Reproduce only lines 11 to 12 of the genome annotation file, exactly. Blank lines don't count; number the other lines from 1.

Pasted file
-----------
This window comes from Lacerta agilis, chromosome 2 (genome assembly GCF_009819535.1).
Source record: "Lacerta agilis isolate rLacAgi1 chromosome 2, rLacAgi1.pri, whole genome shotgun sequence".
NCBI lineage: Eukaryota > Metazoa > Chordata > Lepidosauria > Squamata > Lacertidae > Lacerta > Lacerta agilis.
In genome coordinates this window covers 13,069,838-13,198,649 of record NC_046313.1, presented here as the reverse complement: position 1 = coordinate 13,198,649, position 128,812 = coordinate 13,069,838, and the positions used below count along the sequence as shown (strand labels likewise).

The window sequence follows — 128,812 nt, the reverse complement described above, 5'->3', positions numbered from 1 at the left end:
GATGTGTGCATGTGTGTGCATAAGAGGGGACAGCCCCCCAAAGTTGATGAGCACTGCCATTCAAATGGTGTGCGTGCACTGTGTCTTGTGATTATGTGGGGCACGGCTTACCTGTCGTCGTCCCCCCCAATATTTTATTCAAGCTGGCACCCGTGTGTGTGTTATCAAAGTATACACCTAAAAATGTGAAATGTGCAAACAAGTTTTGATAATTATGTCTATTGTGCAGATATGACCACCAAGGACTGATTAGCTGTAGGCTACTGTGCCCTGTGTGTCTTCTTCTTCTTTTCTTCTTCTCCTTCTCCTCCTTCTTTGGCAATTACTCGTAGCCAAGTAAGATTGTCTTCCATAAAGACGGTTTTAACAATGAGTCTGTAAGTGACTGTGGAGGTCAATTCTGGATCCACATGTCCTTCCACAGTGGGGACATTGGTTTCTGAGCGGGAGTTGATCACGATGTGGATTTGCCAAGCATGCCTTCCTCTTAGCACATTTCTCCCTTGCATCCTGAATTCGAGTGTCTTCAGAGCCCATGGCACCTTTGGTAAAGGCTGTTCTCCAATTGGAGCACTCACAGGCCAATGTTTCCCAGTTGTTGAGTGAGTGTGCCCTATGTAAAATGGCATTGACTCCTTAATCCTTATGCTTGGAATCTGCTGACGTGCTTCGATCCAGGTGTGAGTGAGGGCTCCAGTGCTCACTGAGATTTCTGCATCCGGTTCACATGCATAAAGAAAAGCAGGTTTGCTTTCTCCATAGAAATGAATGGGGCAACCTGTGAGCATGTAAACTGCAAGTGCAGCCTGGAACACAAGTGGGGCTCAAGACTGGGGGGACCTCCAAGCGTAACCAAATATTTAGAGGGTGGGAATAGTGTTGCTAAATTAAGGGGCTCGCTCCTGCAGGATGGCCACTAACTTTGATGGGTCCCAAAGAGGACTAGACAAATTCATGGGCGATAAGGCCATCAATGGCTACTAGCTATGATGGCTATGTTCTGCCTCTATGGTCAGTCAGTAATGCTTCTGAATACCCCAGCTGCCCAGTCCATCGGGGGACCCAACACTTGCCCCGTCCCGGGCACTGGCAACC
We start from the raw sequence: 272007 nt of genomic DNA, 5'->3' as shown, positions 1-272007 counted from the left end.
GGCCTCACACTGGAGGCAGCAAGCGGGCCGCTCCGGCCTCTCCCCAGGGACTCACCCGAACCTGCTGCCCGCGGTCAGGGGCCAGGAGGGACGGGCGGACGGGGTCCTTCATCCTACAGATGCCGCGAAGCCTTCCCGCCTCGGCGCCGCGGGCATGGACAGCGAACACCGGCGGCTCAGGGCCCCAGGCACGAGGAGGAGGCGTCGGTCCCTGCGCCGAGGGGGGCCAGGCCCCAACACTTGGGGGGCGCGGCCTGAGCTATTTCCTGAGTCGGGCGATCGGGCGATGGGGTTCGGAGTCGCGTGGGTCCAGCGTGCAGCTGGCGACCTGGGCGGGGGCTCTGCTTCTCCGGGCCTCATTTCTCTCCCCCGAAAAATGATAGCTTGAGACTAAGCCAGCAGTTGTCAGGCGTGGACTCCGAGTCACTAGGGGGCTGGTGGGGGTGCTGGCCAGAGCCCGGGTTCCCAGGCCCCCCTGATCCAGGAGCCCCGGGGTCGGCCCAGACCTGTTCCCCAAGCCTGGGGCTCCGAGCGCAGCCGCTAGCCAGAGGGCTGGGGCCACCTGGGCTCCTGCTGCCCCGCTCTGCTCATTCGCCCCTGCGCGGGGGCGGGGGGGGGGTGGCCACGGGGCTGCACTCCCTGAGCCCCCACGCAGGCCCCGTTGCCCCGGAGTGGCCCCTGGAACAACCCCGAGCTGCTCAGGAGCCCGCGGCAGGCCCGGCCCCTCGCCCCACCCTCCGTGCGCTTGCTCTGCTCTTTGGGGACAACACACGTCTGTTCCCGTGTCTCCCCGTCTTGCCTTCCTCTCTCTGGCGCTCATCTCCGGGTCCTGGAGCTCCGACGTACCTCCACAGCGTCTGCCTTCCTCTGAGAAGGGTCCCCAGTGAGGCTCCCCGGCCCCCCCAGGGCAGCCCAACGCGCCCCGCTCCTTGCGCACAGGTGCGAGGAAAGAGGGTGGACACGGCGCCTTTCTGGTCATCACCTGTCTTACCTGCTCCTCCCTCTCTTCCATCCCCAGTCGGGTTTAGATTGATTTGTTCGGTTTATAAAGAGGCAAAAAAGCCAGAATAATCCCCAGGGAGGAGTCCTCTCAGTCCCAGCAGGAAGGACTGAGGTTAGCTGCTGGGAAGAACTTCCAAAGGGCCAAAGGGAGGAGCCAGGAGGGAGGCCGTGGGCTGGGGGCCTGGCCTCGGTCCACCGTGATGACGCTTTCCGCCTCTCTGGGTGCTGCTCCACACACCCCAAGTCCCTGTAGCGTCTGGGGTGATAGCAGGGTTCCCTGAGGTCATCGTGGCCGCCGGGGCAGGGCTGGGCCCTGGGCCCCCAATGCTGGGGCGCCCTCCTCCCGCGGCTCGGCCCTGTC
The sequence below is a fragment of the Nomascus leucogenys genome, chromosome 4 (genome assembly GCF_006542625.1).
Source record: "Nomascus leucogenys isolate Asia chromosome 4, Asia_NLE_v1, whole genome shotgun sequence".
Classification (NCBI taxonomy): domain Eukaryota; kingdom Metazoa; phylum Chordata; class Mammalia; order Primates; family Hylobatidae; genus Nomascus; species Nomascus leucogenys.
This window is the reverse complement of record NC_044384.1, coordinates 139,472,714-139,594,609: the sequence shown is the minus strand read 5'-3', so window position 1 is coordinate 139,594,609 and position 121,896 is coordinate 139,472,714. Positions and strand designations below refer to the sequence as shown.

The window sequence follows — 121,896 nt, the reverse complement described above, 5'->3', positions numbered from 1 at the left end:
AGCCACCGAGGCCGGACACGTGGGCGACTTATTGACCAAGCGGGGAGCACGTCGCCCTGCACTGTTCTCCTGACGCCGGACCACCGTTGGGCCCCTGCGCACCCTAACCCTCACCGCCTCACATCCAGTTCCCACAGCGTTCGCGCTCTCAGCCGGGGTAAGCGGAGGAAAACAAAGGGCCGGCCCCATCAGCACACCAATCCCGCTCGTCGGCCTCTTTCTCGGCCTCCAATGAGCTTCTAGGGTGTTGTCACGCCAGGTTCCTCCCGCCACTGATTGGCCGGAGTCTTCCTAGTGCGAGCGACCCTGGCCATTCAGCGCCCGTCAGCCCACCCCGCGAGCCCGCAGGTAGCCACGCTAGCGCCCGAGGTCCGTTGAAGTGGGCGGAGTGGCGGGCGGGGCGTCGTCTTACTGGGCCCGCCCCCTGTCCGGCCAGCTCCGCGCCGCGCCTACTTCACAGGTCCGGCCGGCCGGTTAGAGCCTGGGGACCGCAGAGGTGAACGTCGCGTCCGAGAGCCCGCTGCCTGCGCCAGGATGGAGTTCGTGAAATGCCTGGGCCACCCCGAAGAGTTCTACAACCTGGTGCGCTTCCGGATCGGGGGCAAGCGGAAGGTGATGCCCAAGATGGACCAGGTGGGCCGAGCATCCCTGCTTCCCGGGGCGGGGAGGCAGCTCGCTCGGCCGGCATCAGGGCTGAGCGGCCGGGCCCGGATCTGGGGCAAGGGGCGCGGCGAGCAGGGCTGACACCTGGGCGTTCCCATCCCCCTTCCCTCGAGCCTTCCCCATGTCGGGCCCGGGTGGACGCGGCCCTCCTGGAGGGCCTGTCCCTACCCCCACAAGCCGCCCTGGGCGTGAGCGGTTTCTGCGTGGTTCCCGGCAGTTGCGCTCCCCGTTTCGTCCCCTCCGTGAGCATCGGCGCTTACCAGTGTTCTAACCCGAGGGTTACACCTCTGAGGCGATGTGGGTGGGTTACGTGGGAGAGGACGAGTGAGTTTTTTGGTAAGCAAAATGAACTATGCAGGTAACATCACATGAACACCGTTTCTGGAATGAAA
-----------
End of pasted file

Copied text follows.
Classification (NCBI taxonomy): domain Eukaryota; kingdom Metazoa; phylum Chordata; class Mammalia; order Primates; family Hylobatidae; genus Nomascus; species Nomascus leucogenys.
This window is the reverse complement of record NC_044384.1, coordinates 139,472,714-139,594,609: the sequence shown is the minus strand read 5'-3', so window position 1 is coordinate 139,594,609 and position 121,896 is coordinate 139,472,714. Positions and strand designations below refer to the sequence as shown.